Kurt Weill: Born in Dessau, Jew, musical revolutionary, citizen of the world. A new permanent exhibition, commissioned by the Kurt Weill Center Dessau and designed by Plural, provides diverse and novel approaches to the multifaceted life and work of the famous creator of the “Threepenny Opera” and of numerous Broadway musicals.
Following the ingenious concept of Cologne musicologist Professor Andreas Eichhorn, the exhibition gives access to the life and work of Kurt Weill in three ways: In the basement through re-interpreted and staged objects and portraits; on the ground floor chronologically on the basis of Weill’s places of life; on the upper floor with an interactive research table that makes it possible to experience the complex ‘Kurt Weill cosmos’ digitally; and last, but not least, at any place in the building: by listening to the audioguide. Let Kurt Weill’s music go under your skin.
The exhibition and its media were integrated so carefully into the existing architecture, so that it seems as if the building and the exhibition were from one cast. Prof. Dr. Andreas Eichhorn, curator of the exhibition
The Kurt Weill Society and the Bauhaus Dessau Foundation attached particular importance to honouring the outstanding architecture of the New Masters' House and its status as a UNESCO World Heritage Site as early as the tendering stage. Plural convinced the client with a restrained exhibition design which was characterised by the greatest respect for the architecture and adhered to the highest standards of monument protection. Instead of conventional showcase presentations, we realised reversible fixtures and wall projections. We picked up on architectural details in the fixtures and matched materials, surfaces and colours to the on-site conditions. The minimalist and pointed use of digital media in the New Master’s House is a reverence to the former resident, the media-art pioneer Laszlo Moholy-Nagy.
The exhibition and its media feature such a sophisticated design, so that it seems as if the building and the exhibition were from a single cast. Prof. Dr. Andreas Eichhorn, curator of the exhibition
The Moholy-Nagy New Master House consists of a single large room with built-in galleries and balconies. A music sound system here would be disturbing due to the difficult acoustics. For this reason, we implemented an audio guide. It features 99 works by Kurt Weill and so-called “audio tableaus”, radio play miniatures by German sound artist Theo Roos.
The permanent exhibition “Kurt Weill—A Citizen of the World and Dessau” was funded by the federal state of Saxony-Anhalt as a project for the Bauhaus anniversary in 2019.
Kurator: Prof. Dr. Andreas Eichhorn (Curator)
Design: Plural (Prof. Severin Wucher/direction, Frank Übler/graphic design, Kilian Krug/information design, Markus Lerner/screen design, creative coding)
Exhibition management: Kurt-Weill-Gesellschaft e.V. (Joachim Landgraf/direction, Alena Hertrich, Constanze Mitter, Katharina Markworth
Objects: Saygel & Schreiber, Berlin (Manuel Schubbe/direction)
3D modeling: Matthias Lipeck/direction, Chris Busch, Tobias Erik John, Christian Kirchner, Annika Kirste, Franz Lorek, Anh Duy Phan, Vanessa Rüpprich, Maximilian Rüth, Katja Rasbasch, Andrea Rinaldi.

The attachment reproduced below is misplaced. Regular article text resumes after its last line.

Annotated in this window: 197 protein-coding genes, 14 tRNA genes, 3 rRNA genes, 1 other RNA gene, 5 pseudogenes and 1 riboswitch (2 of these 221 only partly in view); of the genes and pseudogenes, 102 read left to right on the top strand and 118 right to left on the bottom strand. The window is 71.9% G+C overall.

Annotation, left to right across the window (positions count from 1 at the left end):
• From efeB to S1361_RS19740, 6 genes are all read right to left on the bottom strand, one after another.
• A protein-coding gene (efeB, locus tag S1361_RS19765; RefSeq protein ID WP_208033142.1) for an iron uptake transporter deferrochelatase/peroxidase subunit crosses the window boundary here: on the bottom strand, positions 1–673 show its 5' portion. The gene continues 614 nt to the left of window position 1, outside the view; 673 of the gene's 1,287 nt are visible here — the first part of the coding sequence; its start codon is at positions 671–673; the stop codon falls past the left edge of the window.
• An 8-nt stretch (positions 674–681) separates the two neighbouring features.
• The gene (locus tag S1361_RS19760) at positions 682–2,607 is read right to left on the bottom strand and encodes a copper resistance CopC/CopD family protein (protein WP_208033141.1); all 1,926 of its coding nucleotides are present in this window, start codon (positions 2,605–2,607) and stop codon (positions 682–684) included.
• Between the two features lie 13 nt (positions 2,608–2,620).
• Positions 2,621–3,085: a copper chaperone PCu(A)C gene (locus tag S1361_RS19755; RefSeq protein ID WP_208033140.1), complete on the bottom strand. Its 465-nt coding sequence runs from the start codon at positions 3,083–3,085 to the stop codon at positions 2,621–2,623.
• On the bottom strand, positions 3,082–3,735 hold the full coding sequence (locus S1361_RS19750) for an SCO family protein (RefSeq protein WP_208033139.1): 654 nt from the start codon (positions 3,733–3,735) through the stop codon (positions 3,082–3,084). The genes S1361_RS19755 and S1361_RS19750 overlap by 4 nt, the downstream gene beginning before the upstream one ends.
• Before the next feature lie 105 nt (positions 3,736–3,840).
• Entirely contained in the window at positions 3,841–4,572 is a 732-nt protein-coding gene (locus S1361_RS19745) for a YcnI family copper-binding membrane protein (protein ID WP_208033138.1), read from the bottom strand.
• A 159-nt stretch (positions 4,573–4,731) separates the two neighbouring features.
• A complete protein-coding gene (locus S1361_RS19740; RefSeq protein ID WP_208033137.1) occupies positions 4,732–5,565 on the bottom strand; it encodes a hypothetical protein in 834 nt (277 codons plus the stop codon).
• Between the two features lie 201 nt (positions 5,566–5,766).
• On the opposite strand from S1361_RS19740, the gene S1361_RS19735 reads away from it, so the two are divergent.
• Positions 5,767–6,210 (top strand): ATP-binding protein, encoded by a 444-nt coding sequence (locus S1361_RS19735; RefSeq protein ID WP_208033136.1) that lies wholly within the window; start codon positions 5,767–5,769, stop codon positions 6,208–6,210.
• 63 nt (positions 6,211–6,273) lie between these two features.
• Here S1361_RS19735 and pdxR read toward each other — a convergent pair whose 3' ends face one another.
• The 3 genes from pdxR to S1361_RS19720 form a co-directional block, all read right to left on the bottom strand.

Media planning and production: asignum! (Sven Schneider)
Audio tableaus: Theo Roos
Exhibition construction: Neubauen.Design Potsdam (Anne Schulz, Sebastian Bockrandt)
Consultation: Bauhaus Foundation Dessau (Dr. Werner Möller, Martin Brück), Untere Denkmalschutzbehörde Stadt Dessau-Roßlau (Monika Lüttich, Jeannette Kwast)
Seven minutes per patient. Operate or rehabilitate? Have I missed something? A quick diagnosis leaves little room for doubt, much less for a second opinion from a colleague.
To significantly reduce the risk of a misdiagnosis, you have to understand the mental models a doctor uses. Dr. Martin Hirsch
As Head of research and development at the Berlin start-up Ada, the neuroscientist Dr. Martin Hirsch is a forward thinker. First and foremost, he is interested in visual diagnostic reasoning, a thought process that plays a key role in critical decision-making.
Plural intensively unpacked mental models and medical diagnostic processes. We conceptualised an interactive tool that visualises the reasoning process in an intuitive interface doctors can immediately relate to. Not surprising if you take into consideration that the UX is based on the internal dialogue doctors are repeatedly trained in from the start of their education. It compares observations and assumptions until the diagnosis is sound.
Scores of sketches, considerations, designs and tests later, it was clear: The diagnostic reasoning UX will form the backbone of a full spectrum of services for doctors and patients that we design with Ada.
After watching the introduction video and a demo session both GP groups were already able to use the system on their own. (...)
This is especially interesting because the GPs themselves described the system as “sophisticated”.Dr. Claire Novorol
The intuitive functionality did not only impress in clinical trials, the jury of the international Usability-Awards were also convinced by it. In addition Ada (still named Medx at the time) was awarded the German Federal government and German industries’ innovation prize and selected as a Landmark in the Land of Ideas 2015.